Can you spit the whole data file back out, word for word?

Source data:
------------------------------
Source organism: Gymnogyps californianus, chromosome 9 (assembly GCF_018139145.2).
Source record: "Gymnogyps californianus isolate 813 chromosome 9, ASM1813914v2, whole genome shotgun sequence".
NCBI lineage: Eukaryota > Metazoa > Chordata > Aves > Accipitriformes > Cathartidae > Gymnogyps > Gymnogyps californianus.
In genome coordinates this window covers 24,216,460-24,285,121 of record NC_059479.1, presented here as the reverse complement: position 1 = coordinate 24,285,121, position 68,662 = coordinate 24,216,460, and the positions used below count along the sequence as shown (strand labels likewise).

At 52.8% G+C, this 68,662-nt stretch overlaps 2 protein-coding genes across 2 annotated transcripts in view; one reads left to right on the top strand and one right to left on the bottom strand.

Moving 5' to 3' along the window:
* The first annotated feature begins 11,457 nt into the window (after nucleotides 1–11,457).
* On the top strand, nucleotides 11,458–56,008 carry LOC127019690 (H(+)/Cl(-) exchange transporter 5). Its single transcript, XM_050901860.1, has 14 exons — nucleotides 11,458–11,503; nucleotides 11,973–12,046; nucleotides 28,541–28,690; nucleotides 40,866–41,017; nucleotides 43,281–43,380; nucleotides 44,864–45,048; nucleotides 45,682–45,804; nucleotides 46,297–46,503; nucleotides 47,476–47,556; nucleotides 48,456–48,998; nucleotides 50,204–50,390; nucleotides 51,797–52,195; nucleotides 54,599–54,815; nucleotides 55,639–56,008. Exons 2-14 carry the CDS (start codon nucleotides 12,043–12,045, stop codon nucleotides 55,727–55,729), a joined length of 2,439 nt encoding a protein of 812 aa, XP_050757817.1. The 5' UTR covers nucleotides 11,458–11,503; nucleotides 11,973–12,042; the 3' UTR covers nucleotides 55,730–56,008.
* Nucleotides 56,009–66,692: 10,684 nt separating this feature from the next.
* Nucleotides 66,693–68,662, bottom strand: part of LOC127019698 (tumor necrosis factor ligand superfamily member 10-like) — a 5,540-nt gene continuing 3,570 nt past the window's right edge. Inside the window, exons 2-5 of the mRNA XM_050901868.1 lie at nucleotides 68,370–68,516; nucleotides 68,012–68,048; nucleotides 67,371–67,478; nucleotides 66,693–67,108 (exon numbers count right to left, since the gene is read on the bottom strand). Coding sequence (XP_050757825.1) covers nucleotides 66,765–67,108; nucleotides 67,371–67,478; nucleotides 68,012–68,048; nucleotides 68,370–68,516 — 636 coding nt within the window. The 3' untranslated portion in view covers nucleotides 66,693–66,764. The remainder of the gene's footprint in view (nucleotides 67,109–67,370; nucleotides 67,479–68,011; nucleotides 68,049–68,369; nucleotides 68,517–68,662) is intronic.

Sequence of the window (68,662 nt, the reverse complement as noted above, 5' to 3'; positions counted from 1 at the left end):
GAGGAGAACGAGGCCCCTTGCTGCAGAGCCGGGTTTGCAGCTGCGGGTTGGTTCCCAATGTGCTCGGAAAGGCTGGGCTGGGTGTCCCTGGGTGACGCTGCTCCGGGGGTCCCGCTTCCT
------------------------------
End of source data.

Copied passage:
Source organism: Gymnogyps californianus, chromosome 9 (assembly GCF_018139145.2).
Source record: "Gymnogyps californianus isolate 813 chromosome 9, ASM1813914v2, whole genome shotgun sequence".
NCBI lineage: Eukaryota > Metazoa > Chordata > Aves > Accipitriformes > Cathartidae > Gymnogyps > Gymnogyps californianus.
In genome coordinates this window covers 24,216,460-24,285,121 of record NC_059479.1, presented here as the reverse complement: position 1 = coordinate 24,285,121, position 68,662 = coordinate 24,216,460, and the positions used below count along the sequence as shown (strand labels likewise).

At 52.8% G+C, this 68,662-nt stretch overlaps 2 protein-coding genes across 2 annotated transcripts in view; one reads left to right on the top strand and one right to left on the bottom strand.

Moving 5' to 3' along the window:
* The first annotated feature begins 11,457 nt into the window (after nucleotides 1–11,457).
* On the top strand, nucleotides 11,458–56,008 carry LOC127019690 (H(+)/Cl(-) exchange transporter 5). Its single transcript, XM_050901860.1, has 14 exons — nucleotides 11,458–11,503; nucleotides 11,973–12,046; nucleotides 28,541–28,690; nucleotides 40,866–41,017; nucleotides 43,281–43,380; nucleotides 44,864–45,048; nucleotides 45,682–45,804; nucleotides 46,297–46,503; nucleotides 47,476–47,556; nucleotides 48,456–48,998; nucleotides 50,204–50,390; nucleotides 51,797–52,195; nucleotides 54,599–54,815; nucleotides 55,639–56,008. Exons 2-14 carry the CDS (start codon nucleotides 12,043–12,045, stop codon nucleotides 55,727–55,729), a joined length of 2,439 nt encoding a protein of 812 aa, XP_050757817.1. The 5' UTR covers nucleotides 11,458–11,503; nucleotides 11,973–12,042; the 3' UTR covers nucleotides 55,730–56,008.
* Nucleotides 56,009–66,692: 10,684 nt separating this feature from the next.
* Nucleotides 66,693–68,662, bottom strand: part of LOC127019698 (tumor necrosis factor ligand superfamily member 10-like) — a 5,540-nt gene continuing 3,570 nt past the window's right edge. Inside the window, exons 2-5 of the mRNA XM_050901868.1 lie at nucleotides 68,370–68,516; nucleotides 68,012–68,048; nucleotides 67,371–67,478; nucleotides 66,693–67,108 (exon numbers count right to left, since the gene is read on the bottom strand). Coding sequence (XP_050757825.1) covers nucleotides 66,765–67,108; nucleotides 67,371–67,478; nucleotides 68,012–68,048; nucleotides 68,370–68,516 — 636 coding nt within the window. The 3' untranslated portion in view covers nucleotides 66,693–66,764. The remainder of the gene's footprint in view (nucleotides 67,109–67,370; nucleotides 67,479–68,011; nucleotides 68,049–68,369; nucleotides 68,517–68,662) is intronic.

Sequence of the window (68,662 nt, the reverse complement as noted above, 5' to 3'; positions counted from 1 at the left end):
GAGGAGAACGAGGCCCCTTGCTGCAGAGCCGGGTTTGCAGCTGCGGGTTGGTTCCCAATGTGCTCGGAAAGGCTGGGCTGGGTGTCCCTGGGTGACGCTGCTCCGGGGGTCCCGCTTCCT